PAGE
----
Clockwise from top left: Dominic Prado of Tacos el Último Baile, Lidia Ortega of Magdalena’s Flowers, Ismael Beltran of Joyería Oro Laminado, the Fruitvale Public Market, Jose Flores of Bakery El Sol, and Grisa Abundis of Nieves Cinco de Mayo. Credit: Amir Aziz
The merchants got together to put pressure on The Unity Council and city leaders to offer concrete solutions to their requests: either private security or a police officer guarding the plaza; more communication regarding the Juntos Fruitvale project; and much-needed upgrades to the Public Market like new paint, upgraded signage, and better outdoor seating. These changes, the merchants said, will help them attract more customers and make the outdoor space feel safer and more inviting.
“We have been making noise, and it seems we are being heard,” Flores said. But, he added, “the change is happening too slow. We need security at the plaza 24/7.”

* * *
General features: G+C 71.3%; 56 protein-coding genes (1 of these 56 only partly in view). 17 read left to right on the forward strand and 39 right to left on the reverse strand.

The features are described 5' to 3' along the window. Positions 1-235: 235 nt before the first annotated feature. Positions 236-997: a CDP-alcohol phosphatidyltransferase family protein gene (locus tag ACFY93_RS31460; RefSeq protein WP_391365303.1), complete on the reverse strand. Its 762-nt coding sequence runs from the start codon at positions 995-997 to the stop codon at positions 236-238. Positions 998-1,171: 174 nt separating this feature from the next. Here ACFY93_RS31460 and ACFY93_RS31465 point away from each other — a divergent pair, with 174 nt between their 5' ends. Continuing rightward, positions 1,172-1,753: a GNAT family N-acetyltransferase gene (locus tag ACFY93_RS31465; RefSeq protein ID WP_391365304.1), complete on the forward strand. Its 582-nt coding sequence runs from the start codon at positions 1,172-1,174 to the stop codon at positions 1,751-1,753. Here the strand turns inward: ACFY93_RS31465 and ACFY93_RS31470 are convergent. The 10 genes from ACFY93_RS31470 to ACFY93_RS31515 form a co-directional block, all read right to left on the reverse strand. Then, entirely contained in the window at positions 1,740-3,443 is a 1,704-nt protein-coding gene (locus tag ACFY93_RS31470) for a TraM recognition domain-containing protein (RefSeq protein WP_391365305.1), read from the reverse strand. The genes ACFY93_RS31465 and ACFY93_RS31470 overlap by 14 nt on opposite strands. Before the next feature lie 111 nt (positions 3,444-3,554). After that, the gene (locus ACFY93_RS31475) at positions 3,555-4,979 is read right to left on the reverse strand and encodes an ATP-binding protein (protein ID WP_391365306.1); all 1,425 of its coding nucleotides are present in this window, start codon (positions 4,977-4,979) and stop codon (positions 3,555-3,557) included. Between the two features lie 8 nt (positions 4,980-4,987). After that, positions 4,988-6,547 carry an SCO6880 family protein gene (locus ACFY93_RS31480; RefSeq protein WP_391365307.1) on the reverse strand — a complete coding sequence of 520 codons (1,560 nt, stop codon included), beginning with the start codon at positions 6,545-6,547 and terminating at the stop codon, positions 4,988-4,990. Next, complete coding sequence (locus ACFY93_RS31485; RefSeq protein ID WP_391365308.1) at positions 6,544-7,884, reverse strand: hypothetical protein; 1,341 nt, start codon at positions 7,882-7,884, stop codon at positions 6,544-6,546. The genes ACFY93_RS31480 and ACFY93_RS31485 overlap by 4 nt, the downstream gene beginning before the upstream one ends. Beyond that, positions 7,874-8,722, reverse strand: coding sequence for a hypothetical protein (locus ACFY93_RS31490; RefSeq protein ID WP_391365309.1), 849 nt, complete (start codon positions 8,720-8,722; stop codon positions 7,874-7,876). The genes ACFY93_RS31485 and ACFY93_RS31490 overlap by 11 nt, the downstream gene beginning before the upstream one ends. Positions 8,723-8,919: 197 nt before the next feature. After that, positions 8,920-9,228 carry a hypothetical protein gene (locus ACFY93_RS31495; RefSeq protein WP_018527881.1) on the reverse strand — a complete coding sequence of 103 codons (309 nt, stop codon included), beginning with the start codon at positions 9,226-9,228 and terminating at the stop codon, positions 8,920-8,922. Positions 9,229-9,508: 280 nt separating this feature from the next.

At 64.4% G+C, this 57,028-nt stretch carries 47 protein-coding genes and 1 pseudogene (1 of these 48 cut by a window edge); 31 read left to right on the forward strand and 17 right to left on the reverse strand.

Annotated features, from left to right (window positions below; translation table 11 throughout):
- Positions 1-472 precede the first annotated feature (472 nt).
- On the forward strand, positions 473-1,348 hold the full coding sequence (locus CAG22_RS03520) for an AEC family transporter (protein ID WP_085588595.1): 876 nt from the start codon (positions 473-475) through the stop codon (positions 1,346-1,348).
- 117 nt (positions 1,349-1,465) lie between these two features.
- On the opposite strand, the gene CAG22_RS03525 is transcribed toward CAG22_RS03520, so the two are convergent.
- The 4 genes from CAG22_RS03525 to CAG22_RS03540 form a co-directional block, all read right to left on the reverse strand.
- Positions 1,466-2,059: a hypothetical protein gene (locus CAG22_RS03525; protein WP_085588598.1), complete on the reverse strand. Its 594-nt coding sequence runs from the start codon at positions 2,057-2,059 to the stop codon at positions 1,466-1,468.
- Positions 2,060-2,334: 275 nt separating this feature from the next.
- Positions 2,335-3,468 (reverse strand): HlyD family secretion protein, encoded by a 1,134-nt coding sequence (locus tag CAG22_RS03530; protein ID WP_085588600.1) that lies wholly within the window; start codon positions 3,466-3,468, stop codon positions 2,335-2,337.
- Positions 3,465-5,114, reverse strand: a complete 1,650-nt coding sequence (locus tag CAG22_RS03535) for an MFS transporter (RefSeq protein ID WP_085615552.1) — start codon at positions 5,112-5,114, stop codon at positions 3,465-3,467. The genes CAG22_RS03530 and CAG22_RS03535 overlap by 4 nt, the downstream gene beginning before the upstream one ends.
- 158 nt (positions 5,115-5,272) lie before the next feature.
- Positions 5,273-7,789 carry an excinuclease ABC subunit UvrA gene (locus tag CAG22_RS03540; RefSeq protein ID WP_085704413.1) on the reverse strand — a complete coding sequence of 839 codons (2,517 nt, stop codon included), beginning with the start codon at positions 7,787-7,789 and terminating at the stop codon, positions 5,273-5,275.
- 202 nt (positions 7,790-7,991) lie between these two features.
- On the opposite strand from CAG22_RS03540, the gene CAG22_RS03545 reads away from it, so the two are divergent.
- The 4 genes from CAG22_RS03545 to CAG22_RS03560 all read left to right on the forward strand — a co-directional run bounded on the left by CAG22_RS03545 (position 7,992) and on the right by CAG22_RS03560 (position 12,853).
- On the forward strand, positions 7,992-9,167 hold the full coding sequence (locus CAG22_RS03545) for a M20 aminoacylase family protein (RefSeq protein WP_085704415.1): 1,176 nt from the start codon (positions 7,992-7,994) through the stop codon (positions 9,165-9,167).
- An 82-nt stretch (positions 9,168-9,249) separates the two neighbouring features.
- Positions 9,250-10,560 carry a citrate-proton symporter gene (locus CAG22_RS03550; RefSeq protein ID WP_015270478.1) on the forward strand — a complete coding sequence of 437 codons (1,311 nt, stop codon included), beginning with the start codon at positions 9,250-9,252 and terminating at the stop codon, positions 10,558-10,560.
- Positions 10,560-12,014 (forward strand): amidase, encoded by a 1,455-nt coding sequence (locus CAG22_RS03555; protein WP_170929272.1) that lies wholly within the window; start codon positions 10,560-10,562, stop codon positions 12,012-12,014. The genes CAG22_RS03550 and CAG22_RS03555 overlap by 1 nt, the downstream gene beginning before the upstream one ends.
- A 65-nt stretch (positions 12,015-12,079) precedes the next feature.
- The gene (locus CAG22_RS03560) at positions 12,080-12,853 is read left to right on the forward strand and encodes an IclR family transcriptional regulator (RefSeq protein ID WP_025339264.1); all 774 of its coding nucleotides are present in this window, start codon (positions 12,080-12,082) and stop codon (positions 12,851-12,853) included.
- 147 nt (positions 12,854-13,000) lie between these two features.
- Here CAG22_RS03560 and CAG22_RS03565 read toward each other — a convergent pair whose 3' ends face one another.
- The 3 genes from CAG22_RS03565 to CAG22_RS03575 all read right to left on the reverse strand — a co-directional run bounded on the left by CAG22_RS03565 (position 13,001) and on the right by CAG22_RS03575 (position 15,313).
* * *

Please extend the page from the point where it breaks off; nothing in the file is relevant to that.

Caheri Gutierrez, a spokesperson with The Unity Council, said new tables for the outdoor area of the public market, bathroom upgrades, and other beautification efforts will be completed by Sept. 15.
Dominic Prado, who’s had a contentious relationship with the Unity Council recently, said that after putting pressure on city officials and the police department, a decoy police car began parking outside the Plaza. That effort, he said, lasted only a week.
“It was taken away without any explanation,” Prado said. “When I inquired about it, they told me that the car had to be given to other officers.”